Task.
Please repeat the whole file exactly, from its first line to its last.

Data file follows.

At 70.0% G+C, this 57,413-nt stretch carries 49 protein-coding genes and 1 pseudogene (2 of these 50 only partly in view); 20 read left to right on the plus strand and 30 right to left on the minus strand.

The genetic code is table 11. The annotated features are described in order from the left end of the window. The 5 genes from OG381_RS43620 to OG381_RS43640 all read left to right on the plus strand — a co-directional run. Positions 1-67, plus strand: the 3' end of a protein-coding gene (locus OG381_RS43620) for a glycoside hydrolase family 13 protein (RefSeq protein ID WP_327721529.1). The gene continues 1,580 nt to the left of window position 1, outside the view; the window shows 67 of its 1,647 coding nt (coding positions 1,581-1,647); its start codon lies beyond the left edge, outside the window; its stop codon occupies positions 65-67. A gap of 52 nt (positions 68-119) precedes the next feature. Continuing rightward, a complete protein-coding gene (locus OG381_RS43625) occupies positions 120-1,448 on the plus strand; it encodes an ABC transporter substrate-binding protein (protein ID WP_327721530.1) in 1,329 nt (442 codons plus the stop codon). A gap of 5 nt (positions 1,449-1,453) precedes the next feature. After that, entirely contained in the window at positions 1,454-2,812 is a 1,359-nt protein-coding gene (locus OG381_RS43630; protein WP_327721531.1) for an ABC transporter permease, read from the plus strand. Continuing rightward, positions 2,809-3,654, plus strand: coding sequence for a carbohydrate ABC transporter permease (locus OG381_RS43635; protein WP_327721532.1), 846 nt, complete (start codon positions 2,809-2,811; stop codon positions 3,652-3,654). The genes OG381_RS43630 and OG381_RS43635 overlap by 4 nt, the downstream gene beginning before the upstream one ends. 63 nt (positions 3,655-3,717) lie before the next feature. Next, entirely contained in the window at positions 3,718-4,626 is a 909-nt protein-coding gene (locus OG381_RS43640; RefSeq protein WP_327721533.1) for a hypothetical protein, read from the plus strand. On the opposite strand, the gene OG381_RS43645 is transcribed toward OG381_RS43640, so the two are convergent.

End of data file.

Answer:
At 70.0% G+C, this 57,413-nt stretch carries 49 protein-coding genes and 1 pseudogene (2 of these 50 only partly in view); 20 read left to right on the plus strand and 30 right to left on the minus strand.

The genetic code is table 11. The annotated features are described in order from the left end of the window. The 5 genes from OG381_RS43620 to OG381_RS43640 all read left to right on the plus strand — a co-directional run. Positions 1-67, plus strand: the 3' end of a protein-coding gene (locus OG381_RS43620) for a glycoside hydrolase family 13 protein (RefSeq protein ID WP_327721529.1). The gene continues 1,580 nt to the left of window position 1, outside the view; the window shows 67 of its 1,647 coding nt (coding positions 1,581-1,647); its start codon lies beyond the left edge, outside the window; its stop codon occupies positions 65-67. A gap of 52 nt (positions 68-119) precedes the next feature. Continuing rightward, a complete protein-coding gene (locus OG381_RS43625) occupies positions 120-1,448 on the plus strand; it encodes an ABC transporter substrate-binding protein (protein ID WP_327721530.1) in 1,329 nt (442 codons plus the stop codon). A gap of 5 nt (positions 1,449-1,453) precedes the next feature. After that, entirely contained in the window at positions 1,454-2,812 is a 1,359-nt protein-coding gene (locus OG381_RS43630; protein WP_327721531.1) for an ABC transporter permease, read from the plus strand. Continuing rightward, positions 2,809-3,654, plus strand: coding sequence for a carbohydrate ABC transporter permease (locus OG381_RS43635; protein WP_327721532.1), 846 nt, complete (start codon positions 2,809-2,811; stop codon positions 3,652-3,654). The genes OG381_RS43630 and OG381_RS43635 overlap by 4 nt, the downstream gene beginning before the upstream one ends. 63 nt (positions 3,655-3,717) lie before the next feature. Next, entirely contained in the window at positions 3,718-4,626 is a 909-nt protein-coding gene (locus OG381_RS43640; RefSeq protein WP_327721533.1) for a hypothetical protein, read from the plus strand. On the opposite strand, the gene OG381_RS43645 is transcribed toward OG381_RS43640, so the two are convergent.